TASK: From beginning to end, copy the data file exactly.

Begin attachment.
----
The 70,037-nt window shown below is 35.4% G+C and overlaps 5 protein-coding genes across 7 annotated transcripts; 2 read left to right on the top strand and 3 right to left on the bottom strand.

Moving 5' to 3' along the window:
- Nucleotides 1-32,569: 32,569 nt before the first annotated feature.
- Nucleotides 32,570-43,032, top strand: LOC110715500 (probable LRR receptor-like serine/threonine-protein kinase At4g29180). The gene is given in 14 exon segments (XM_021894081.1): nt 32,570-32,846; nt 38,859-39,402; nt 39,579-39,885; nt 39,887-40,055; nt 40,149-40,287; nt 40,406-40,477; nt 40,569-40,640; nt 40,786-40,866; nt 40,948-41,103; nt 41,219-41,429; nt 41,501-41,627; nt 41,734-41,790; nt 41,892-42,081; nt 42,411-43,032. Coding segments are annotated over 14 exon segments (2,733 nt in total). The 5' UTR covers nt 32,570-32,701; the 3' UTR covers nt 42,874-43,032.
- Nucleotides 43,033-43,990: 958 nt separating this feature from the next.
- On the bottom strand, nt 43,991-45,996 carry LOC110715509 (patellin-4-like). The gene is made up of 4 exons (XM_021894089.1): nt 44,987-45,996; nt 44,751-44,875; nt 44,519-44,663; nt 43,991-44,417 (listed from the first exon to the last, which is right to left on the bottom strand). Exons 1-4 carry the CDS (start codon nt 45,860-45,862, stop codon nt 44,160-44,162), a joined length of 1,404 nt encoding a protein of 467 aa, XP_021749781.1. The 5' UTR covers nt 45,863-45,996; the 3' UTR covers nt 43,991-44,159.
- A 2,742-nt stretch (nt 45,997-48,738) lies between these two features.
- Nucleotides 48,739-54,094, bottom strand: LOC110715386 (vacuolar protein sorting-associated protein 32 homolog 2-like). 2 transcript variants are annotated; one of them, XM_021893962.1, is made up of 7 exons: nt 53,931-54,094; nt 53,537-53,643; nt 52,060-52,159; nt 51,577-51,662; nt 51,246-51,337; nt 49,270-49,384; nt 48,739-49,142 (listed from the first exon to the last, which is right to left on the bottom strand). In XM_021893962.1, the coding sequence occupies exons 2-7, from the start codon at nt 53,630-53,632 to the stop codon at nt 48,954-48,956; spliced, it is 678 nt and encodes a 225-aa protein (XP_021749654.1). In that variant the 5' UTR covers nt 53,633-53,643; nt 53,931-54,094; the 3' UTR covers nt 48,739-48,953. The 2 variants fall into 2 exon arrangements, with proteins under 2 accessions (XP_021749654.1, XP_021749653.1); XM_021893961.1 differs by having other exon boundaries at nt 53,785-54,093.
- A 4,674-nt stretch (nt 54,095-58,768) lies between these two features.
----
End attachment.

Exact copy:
The 70,037-nt window shown below is 35.4% G+C and overlaps 5 protein-coding genes across 7 annotated transcripts; 2 read left to right on the top strand and 3 right to left on the bottom strand.

Moving 5' to 3' along the window:
- Nucleotides 1-32,569: 32,569 nt before the first annotated feature.
- Nucleotides 32,570-43,032, top strand: LOC110715500 (probable LRR receptor-like serine/threonine-protein kinase At4g29180). The gene is given in 14 exon segments (XM_021894081.1): nt 32,570-32,846; nt 38,859-39,402; nt 39,579-39,885; nt 39,887-40,055; nt 40,149-40,287; nt 40,406-40,477; nt 40,569-40,640; nt 40,786-40,866; nt 40,948-41,103; nt 41,219-41,429; nt 41,501-41,627; nt 41,734-41,790; nt 41,892-42,081; nt 42,411-43,032. Coding segments are annotated over 14 exon segments (2,733 nt in total). The 5' UTR covers nt 32,570-32,701; the 3' UTR covers nt 42,874-43,032.
- Nucleotides 43,033-43,990: 958 nt separating this feature from the next.
- On the bottom strand, nt 43,991-45,996 carry LOC110715509 (patellin-4-like). The gene is made up of 4 exons (XM_021894089.1): nt 44,987-45,996; nt 44,751-44,875; nt 44,519-44,663; nt 43,991-44,417 (listed from the first exon to the last, which is right to left on the bottom strand). Exons 1-4 carry the CDS (start codon nt 45,860-45,862, stop codon nt 44,160-44,162), a joined length of 1,404 nt encoding a protein of 467 aa, XP_021749781.1. The 5' UTR covers nt 45,863-45,996; the 3' UTR covers nt 43,991-44,159.
- A 2,742-nt stretch (nt 45,997-48,738) lies between these two features.
- Nucleotides 48,739-54,094, bottom strand: LOC110715386 (vacuolar protein sorting-associated protein 32 homolog 2-like). 2 transcript variants are annotated; one of them, XM_021893962.1, is made up of 7 exons: nt 53,931-54,094; nt 53,537-53,643; nt 52,060-52,159; nt 51,577-51,662; nt 51,246-51,337; nt 49,270-49,384; nt 48,739-49,142 (listed from the first exon to the last, which is right to left on the bottom strand). In XM_021893962.1, the coding sequence occupies exons 2-7, from the start codon at nt 53,630-53,632 to the stop codon at nt 48,954-48,956; spliced, it is 678 nt and encodes a 225-aa protein (XP_021749654.1). In that variant the 5' UTR covers nt 53,633-53,643; nt 53,931-54,094; the 3' UTR covers nt 48,739-48,953. The 2 variants fall into 2 exon arrangements, with proteins under 2 accessions (XP_021749654.1, XP_021749653.1); XM_021893961.1 differs by having other exon boundaries at nt 53,785-54,093.
- A 4,674-nt stretch (nt 54,095-58,768) lies between these two features.